The 1970s (pronounced "nineteen-seventies"; commonly shortened to the "Seventies" or the "'70s") was a decade that began on January 1, 1970, and ended on December 31, 1979.

Energy crisis of 1973Bhola cyclone
Clockwise from top left: U.S. President Richard Nixon doing the V for Victory sign after his resignation from office following the Watergate scandal in 1974; The United States was still involved in the Vietnam War in the early decade. The New York Times leaked information regarding the nation's involvement in the war. Political pressure led to America's withdrawal from the war in 1973, and the Fall of Saigon in 1975; the 1973 oil crisis puts the United States in gridlock and causes economic damage throughout the developed world; both the leaders of Israel and Egypt shake hands after the signing of the Camp David Accords in 1978; in 1971, the Pakistan Armed Forces commits the 1971 Bangladesh genocide to curb independence movements in East Pakistan, killing 300,000 to 3,000,000 people; this consequently leads to the Bangladesh Liberation War; the 1970 Bhola cyclone kills an estimated 500,000 people in the densely populated Ganges Delta region of East Pakistan in November 1970, and became the deadliest natural disaster in 40 years; the Iranian Revolution of 1979 ousts Mohammad Reza Pahlavi who is later replaced by an Islamic theocracy led by Ayatollah Khomeini, meanwhile, American hostages would be held by Iran until 1981; the popularity of the disco music genre peaks during the mid-to-late 1970s.

In the 21st century, historians have increasingly portrayed the 1970s as a "pivot of change" in world history, focusing especially on the economic upheavals[1] that followed the end of the postwar economic boom.[2] On a global scale, it was characterized by frequent coups, domestic conflicts and civil wars, and various political upheaval and armed conflicts which arose from or were related to decolonization, and the global struggle between the West, the Warsaw Pact, and the Non-Aligned Movement. Many regions had periods of high-intensity conflict, notably Southeast Asia, the Mideast, and Africa.

In the Western world, social progressive values that began in the 1960s, such as increasing political awareness and economic liberty of women, continued to grow. In the United Kingdom, the 1979 election resulted in the victory of its Conservative leader Margaret Thatcher, the first female British Prime Minister. Industrialized countries experienced an economic recession due to an oil crisis caused by oil embargoes by the Organization of Arab Petroleum Exporting Countries. The crisis saw the first instance of stagflation which began a political and economic trend of the replacement of Keynesian economic theory with neoliberal economic theory, with the first neoliberal governments being created in Chile, where a military coup led by Augusto Pinochet took place in 1973.

The 1970s was also an era of great technological and scientific advances; since the appearance of the first commercial microprocessor, the Intel 4004 in 1971, the decade was characterised by a profound transformation of computing units - by then rudimentary, spacious machines - into the realm of portability and home accessibility.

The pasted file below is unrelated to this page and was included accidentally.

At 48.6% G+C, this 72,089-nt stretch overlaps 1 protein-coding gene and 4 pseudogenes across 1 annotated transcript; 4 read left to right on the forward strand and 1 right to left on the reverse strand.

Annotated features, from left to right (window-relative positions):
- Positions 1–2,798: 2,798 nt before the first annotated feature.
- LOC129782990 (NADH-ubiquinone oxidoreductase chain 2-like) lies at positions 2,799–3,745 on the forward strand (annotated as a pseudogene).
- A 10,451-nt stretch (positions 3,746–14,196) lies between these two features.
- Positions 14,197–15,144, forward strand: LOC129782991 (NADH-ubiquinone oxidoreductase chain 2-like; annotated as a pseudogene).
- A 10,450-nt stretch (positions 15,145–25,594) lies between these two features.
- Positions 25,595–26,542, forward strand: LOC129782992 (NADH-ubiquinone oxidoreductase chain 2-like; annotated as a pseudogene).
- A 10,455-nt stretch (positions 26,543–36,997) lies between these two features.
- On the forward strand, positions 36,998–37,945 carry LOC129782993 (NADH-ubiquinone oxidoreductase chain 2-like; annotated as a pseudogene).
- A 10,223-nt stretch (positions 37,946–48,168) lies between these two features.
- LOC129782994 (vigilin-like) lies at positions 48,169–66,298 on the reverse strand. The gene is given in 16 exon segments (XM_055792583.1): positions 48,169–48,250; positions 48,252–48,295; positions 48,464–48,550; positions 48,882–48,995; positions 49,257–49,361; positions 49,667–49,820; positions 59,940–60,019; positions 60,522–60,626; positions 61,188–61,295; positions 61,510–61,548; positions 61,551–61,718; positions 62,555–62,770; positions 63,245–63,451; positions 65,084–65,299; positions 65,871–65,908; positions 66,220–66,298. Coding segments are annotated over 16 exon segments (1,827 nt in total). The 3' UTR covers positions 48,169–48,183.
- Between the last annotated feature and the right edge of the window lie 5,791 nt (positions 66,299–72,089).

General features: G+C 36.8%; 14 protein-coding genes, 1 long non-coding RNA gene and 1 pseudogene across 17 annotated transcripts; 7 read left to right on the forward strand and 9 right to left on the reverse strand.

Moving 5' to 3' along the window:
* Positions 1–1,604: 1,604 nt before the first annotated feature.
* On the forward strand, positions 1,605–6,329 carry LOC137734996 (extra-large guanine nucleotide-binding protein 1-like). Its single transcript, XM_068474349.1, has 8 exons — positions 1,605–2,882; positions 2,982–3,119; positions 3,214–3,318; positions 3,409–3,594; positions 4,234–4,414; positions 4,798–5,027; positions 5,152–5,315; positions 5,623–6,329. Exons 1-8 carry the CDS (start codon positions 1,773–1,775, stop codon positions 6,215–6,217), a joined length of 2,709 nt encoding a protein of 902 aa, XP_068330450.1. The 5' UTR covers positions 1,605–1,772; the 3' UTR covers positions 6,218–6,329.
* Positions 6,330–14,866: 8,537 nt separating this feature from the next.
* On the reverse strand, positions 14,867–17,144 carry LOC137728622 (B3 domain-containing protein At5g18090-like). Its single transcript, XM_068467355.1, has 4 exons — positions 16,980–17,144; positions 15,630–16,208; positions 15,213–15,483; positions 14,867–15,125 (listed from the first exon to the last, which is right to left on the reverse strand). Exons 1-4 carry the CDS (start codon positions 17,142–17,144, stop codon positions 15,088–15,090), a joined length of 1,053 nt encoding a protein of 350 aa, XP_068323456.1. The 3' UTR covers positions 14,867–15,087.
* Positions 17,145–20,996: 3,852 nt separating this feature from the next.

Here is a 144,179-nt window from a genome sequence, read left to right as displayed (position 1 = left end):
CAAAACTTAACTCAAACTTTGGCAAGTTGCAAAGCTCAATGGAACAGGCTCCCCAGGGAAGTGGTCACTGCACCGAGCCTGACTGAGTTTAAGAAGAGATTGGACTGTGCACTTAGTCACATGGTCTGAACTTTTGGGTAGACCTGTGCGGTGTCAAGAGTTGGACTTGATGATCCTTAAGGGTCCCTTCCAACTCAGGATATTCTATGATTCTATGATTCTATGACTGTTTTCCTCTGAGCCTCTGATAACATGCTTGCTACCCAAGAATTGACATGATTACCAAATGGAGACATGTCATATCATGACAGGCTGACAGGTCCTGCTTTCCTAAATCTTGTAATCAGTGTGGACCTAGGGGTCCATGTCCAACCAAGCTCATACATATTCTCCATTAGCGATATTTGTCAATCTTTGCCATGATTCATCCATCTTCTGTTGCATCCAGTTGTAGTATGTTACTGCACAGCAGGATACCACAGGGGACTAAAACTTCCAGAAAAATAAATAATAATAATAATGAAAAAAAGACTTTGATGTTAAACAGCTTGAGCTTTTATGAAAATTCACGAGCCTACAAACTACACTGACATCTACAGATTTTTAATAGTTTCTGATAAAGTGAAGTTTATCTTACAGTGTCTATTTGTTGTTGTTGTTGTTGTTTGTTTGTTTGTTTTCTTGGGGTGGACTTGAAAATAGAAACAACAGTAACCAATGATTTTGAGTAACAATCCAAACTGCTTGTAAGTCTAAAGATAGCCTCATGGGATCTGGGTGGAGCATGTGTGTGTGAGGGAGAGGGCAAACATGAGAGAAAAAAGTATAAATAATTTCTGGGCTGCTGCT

On the other hand, there were also great advances in fields such as physics, which saw the consolidation of Quantum Field Theory at the end of the decade, mainly thanks to the confirmation of the existence of quarks and the detection of the first gauge bosons in addition to the photon, the Z boson and the gluon, part of what was christened in 1975 as the Standard Model.

Novelist Tom Wolfe coined the term " 'Me' decade" in his essay "The 'Me' Decade and the Third Great Awakening", published by New York Magazine in August 1976 referring to the 1970s. The term describes a general new attitude of Americans towards atomized individualism and away from communitarianism, in clear contrast with the 1960s.

In Asia, affairs regarding the People's Republic of China changed significantly following the recognition of the PRC by the United Nations, the death of Mao Zedong and the beginning of market liberalization by Mao's successors. Despite facing an oil crisis due to the OPEC embargo, the economy of Japan witnessed a large boom in this period, overtaking the economy of West Germany to become the second-largest in the world.[3] The United States withdrew its military forces from their previous involvement in the Vietnam War, which had grown enormously unpopular. In 1979, the Soviet Union invaded Afghanistan, which led to an ongoing war for ten years.

The 1970s saw an initial increase in violence in the Middle East as Egypt and Syria declared war on Israel, but in the late 1970s, the situation in the Middle East was fundamentally altered when Egypt signed the Egyptian–Israeli Peace Treaty. Anwar Sadat, President of Egypt, was instrumental in the event and consequently became extremely unpopular in the Arab world and the wider Muslim world.[4] Political tensions in Iran exploded with the Iranian Revolution in 1979, which overthrew the authoritarian Pahlavi dynasty and established an even more authoritarian Islamic republic under the leadership of Ayatollah Khomeini.

Africa saw further decolonization in the decade, with Angola and Mozambique gaining their independence in 1975 from the Portuguese Empire after the restoration of democracy in Portugal. The continent was, however, plagued by endemic military coups, with the long-reigning Emperor of Ethiopia Haile Selassie being removed, civil wars and famine.

The economies of much of the developing world continued to make steady progress in the early 1970s because of the Green Revolution. However, their economic growth was slowed by the oil crisis, although it boomed afterwards.

The 1970s saw the world population increase from 3.7 to 4.4 billion, with approximately 1.23 billion births and 475 million deaths occurring during the decade.